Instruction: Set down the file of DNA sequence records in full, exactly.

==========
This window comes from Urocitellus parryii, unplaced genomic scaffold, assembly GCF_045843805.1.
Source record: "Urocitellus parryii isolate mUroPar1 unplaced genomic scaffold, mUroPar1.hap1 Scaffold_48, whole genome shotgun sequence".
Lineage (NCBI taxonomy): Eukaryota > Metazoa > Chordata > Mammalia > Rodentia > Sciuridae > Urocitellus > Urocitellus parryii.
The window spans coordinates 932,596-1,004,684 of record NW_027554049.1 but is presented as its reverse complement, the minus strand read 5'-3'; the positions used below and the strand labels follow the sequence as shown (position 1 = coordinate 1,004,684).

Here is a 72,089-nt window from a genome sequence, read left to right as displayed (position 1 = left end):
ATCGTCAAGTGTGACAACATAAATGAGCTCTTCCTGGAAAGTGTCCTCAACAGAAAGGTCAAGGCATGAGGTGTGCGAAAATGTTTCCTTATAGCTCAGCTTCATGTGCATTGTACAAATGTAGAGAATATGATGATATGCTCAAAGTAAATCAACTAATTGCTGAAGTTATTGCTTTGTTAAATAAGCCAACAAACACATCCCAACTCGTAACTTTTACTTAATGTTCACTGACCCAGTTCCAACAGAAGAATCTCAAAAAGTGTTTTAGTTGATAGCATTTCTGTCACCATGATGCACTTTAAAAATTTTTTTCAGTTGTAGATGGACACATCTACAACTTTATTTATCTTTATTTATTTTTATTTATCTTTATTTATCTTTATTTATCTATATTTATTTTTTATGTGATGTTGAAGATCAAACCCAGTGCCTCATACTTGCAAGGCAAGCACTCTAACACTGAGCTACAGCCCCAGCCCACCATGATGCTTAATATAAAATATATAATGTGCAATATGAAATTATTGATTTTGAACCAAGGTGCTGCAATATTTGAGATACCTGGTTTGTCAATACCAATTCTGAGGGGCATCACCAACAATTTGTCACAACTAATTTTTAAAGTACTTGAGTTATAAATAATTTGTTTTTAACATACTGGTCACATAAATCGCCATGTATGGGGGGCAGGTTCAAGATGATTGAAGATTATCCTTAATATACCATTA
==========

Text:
This window comes from Urocitellus parryii, unplaced genomic scaffold, assembly GCF_045843805.1.
Source record: "Urocitellus parryii isolate mUroPar1 unplaced genomic scaffold, mUroPar1.hap1 Scaffold_48, whole genome shotgun sequence".
Lineage (NCBI taxonomy): Eukaryota > Metazoa > Chordata > Mammalia > Rodentia > Sciuridae > Urocitellus > Urocitellus parryii.
The window spans coordinates 932,596-1,004,684 of record NW_027554049.1 but is presented as its reverse complement, the minus strand read 5'-3'; the positions used below and the strand labels follow the sequence as shown (position 1 = coordinate 1,004,684).

Here is a 72,089-nt window from a genome sequence, read left to right as displayed (position 1 = left end):
ATCGTCAAGTGTGACAACATAAATGAGCTCTTCCTGGAAAGTGTCCTCAACAGAAAGGTCAAGGCATGAGGTGTGCGAAAATGTTTCCTTATAGCTCAGCTTCATGTGCATTGTACAAATGTAGAGAATATGATGATATGCTCAAAGTAAATCAACTAATTGCTGAAGTTATTGCTTTGTTAAATAAGCCAACAAACACATCCCAACTCGTAACTTTTACTTAATGTTCACTGACCCAGTTCCAACAGAAGAATCTCAAAAAGTGTTTTAGTTGATAGCATTTCTGTCACCATGATGCACTTTAAAAATTTTTTTCAGTTGTAGATGGACACATCTACAACTTTATTTATCTTTATTTATTTTTATTTATCTTTATTTATCTTTATTTATCTATATTTATTTTTTATGTGATGTTGAAGATCAAACCCAGTGCCTCATACTTGCAAGGCAAGCACTCTAACACTGAGCTACAGCCCCAGCCCACCATGATGCTTAATATAAAATATATAATGTGCAATATGAAATTATTGATTTTGAACCAAGGTGCTGCAATATTTGAGATACCTGGTTTGTCAATACCAATTCTGAGGGGCATCACCAACAATTTGTCACAACTAATTTTTAAAGTACTTGAGTTATAAATAATTTGTTTTTAACATACTGGTCACATAAATCGCCATGTATGGGGGGCAGGTTCAAGATGATTGAAGATTATCCTTAATATACCATTA